El Questro Homestead is the luxury base from which guests can explore the property and beyond by four-wheel-drive, helicopter, horseback, boat or on foot, and learn about the region’s abundant wildlife and endemic flora.

The Savannah Guides network of professional tour guides and tourism operators – of which El Questro is a member - fosters ecologically sensitive interpretive tourism. Members of the organisation must demonstrate a commitment to conservation values and meet strict standards of operation.

Savannah Guides are dedicated to passing on their extensive knowledge of the Kimberley to visitors. El Questro’s rangers customise itineraries for guests that may incorporate a guided private cruise along the three-kilometre-long Chamberlain Gorge, watching for wildlife such as rock wallabies, Johnston crocodiles and archer fish; or an early morning bird-watching excursion spotting some of the hundred bird species on the property, such as the resident pair of dancing brolgas or the endangered Gouldian finch.

Guests can enjoy a morning learning about bush culture, including traditional remedies, medicines and sustenance used by Aboriginal peoples over millennia; and hearing about Aboriginal and European history in the Kimberley.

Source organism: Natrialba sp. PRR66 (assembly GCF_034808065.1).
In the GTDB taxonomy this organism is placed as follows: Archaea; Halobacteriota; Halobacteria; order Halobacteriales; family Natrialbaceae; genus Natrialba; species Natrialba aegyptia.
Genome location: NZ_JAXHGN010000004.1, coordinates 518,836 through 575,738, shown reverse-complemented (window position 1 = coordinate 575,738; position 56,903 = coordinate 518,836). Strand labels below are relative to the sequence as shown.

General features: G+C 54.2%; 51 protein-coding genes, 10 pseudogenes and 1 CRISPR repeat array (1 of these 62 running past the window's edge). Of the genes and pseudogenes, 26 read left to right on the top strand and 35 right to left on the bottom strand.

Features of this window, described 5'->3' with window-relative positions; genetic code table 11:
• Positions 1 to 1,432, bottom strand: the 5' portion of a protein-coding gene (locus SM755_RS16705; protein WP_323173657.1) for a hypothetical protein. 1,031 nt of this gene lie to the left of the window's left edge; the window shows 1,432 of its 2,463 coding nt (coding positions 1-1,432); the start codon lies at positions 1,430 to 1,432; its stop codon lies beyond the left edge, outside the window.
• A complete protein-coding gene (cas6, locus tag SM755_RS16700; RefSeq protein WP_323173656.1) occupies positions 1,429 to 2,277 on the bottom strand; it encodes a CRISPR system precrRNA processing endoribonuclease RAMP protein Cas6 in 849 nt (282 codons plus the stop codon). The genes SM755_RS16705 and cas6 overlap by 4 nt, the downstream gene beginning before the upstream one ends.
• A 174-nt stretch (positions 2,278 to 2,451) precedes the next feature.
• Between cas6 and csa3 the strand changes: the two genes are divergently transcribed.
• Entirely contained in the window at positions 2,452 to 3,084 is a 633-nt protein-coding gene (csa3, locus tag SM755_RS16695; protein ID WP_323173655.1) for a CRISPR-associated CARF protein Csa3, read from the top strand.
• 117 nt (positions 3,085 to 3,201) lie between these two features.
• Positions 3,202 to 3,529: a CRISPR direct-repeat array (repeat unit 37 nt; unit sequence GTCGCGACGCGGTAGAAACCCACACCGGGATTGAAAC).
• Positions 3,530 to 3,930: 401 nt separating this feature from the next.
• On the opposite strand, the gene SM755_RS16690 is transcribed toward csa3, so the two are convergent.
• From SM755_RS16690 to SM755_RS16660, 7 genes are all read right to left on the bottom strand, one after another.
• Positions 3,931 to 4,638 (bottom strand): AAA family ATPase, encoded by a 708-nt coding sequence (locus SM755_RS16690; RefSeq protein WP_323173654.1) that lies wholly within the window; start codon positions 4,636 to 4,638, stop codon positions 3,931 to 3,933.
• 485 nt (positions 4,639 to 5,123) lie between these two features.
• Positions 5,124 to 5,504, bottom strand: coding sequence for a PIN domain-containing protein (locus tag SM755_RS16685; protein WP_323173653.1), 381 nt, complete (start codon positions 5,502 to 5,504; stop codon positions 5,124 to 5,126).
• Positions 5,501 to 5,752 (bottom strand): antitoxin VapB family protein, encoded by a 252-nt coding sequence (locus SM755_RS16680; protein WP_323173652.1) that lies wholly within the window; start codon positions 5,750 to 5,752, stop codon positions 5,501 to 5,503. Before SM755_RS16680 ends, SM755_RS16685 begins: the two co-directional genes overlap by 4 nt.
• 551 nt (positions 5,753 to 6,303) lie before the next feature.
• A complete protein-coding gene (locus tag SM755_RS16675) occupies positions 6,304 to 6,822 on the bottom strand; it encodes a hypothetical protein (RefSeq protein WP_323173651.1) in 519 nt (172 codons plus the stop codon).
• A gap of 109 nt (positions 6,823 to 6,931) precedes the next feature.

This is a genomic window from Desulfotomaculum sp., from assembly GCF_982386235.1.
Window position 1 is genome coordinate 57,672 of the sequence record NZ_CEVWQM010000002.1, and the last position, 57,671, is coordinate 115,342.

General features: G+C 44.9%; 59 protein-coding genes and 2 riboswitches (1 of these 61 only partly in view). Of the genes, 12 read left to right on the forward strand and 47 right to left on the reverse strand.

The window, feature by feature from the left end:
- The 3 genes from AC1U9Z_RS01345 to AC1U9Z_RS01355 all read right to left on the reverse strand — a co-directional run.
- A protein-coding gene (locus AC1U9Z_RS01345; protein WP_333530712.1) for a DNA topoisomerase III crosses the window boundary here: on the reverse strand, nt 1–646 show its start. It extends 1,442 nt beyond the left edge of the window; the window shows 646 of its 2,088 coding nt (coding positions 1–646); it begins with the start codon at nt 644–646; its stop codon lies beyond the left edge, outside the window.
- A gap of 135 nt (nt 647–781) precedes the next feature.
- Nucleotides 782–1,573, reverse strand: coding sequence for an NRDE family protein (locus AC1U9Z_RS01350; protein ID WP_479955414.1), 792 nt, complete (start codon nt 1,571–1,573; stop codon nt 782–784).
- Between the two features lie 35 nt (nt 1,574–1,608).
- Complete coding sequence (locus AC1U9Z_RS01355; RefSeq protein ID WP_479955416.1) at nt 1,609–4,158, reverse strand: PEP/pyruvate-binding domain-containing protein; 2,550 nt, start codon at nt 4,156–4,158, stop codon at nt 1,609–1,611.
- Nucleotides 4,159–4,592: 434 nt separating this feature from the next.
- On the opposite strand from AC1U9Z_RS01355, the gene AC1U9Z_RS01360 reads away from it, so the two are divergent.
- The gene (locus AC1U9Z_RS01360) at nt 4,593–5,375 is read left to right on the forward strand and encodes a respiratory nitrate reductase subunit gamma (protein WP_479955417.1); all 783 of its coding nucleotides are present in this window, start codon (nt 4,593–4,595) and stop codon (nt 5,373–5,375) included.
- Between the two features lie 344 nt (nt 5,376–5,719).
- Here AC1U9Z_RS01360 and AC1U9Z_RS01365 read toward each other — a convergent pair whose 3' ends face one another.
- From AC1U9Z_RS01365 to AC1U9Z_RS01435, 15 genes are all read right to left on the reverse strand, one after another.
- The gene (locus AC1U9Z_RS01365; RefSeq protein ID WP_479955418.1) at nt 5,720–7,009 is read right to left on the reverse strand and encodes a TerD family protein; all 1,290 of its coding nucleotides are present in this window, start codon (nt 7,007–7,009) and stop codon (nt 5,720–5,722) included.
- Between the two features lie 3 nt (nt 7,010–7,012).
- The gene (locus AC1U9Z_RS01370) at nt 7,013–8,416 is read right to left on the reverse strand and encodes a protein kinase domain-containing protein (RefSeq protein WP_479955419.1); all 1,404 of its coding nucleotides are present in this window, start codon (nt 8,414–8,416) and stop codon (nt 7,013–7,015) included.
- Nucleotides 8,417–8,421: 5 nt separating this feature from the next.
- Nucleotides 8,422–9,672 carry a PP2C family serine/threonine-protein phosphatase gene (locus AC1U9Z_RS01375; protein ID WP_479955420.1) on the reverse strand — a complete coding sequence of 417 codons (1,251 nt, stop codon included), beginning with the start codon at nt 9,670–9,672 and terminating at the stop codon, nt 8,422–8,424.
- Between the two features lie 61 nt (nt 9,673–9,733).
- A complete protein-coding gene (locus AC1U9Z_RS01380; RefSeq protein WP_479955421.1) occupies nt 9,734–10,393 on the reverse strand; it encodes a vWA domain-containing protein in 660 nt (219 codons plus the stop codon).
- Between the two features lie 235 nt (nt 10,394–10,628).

While the guest experience is key, El Questro’s managers recognise that they have a responsibility for the stewardship of the land and the conservation of Indigenous heritage.

“Our ESG details the implementation of a climate risk mitigation plan across our sensitive assets, including increasing net vegetation levels,” said Grant Wilckens.

“We work with the local Fire and Emergency Services, the Kimberley Land Council, Traditional Owners and neighbouring pastoral properties to develop and implement responsible fire management plans each year. Local Aboriginal corporations are involved and historic cultural burning practices are implemented.

“Through planned, green season preventative burning, we can mitigate the frequency and intensity of wildfires and better preserve the habitat and food sources for many species. The program also provides opportunities for young Indigenous people to connect with Country, and to learn cultural and land management traditions specific to their area,” explained Grant Wilckens.